As many of you already know, our Tesla got rear-ended a month ago. Thankfully, insurance covers the entire car rental cost. But what surprised us was that the car rental company gave us was an Audi.
I had never imagined myself driving an Audi, partly because I was never a car guy. But another reason is, it always felt like a “really” luxurious car. The only rich person I knew in Korea during my childhood drove an Audi. Maybe that left a certain impression on me.
So, when I drove the car off the rental, I had mixed emotions. On one hand, it felt nice to drive a nice car, but I also felt uncomfortable driving a nice car as a pastor. I thought, “What if someone sees me getting off (or getting in) the Audi and I don’t get a chance to explain?” I was worried about being misunderstood, and also the religious part of me was adding on to the subtle guilt. But after a few days, I felt the sense of peace for two reasons.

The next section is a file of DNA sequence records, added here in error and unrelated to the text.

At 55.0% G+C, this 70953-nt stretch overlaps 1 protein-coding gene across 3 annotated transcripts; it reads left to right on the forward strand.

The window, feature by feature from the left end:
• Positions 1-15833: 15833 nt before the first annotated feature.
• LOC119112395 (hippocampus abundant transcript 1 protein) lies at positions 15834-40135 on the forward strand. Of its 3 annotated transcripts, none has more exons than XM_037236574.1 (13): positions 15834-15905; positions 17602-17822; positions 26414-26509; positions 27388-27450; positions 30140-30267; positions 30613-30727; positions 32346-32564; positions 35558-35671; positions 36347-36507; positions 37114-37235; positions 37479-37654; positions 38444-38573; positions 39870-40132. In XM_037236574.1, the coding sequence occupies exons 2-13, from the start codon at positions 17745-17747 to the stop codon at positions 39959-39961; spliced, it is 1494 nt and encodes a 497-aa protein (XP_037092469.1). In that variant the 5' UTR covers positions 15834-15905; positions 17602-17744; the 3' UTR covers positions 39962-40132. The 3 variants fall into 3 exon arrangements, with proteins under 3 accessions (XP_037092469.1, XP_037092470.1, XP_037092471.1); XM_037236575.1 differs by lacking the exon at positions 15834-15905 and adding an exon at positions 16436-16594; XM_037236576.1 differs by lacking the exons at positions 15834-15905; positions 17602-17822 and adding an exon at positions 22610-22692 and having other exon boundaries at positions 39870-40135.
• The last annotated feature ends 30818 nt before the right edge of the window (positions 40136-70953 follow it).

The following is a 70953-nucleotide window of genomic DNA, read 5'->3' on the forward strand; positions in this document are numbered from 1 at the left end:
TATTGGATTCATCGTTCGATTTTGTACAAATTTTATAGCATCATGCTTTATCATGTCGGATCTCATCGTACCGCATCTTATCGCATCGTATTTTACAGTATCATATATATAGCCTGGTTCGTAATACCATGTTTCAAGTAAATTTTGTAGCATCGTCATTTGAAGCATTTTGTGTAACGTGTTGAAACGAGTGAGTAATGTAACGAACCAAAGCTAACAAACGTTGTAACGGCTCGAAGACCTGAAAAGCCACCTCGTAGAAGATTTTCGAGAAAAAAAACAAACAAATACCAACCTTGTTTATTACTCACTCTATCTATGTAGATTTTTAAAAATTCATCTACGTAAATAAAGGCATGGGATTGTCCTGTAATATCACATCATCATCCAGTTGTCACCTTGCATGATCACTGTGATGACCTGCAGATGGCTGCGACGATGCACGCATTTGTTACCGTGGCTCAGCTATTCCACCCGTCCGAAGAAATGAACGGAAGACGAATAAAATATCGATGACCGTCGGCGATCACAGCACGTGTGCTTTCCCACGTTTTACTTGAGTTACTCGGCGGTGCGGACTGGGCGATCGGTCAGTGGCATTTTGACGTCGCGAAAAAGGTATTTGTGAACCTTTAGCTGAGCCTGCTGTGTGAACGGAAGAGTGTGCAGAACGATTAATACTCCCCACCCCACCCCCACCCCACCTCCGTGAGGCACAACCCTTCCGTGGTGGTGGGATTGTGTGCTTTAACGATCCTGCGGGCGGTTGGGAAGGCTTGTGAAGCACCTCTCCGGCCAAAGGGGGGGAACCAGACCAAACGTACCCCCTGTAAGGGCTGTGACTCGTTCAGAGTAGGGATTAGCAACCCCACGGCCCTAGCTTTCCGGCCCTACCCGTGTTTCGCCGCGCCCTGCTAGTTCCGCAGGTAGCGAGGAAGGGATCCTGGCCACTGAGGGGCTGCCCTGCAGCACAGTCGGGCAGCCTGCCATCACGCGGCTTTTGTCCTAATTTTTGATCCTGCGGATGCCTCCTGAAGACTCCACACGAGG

The first is, I felt the need to learn to enjoy good things that God brings our way. They are an expression of his love and affection for his children, and all created things are good if received in thankfulness. (1 Tim 4:4-5) We often hear too much about people who are obsessed with good things that we fail to appreciate good things when it is God who brings them to us.
The second is, I was thankful that I didn’t “need to” have a good car. Certainly, the car is enjoyable, but I was glad I didn’t seek to own this car. I was reminded that the true freedom comes from being able to enjoy good things without having to own them. One of the greatest fallacies we believe in is that we will only be happy if we become owners of good things. There is nothing wrong about ownership, but we don’t truly own anything in this world. Because the moment we depart this world, they become someone else’s possession. We may be owners “on paper”, but we all live as “renters” of someone else’s possession. (whether now or later)
I was reminded again that the surest path to freedom is heeding the words of Jesus: “Seek first the kingdom of God… and all these things will be provided for you.” (Matthew 6:33) According to the context, “all these things” are not spiritual things but what people in the world desperately seek after, even at a great price. Recently, the insurance company told us that the repair will take another month. With a reluctant (?) heart, we will have to drive Audi for one more month.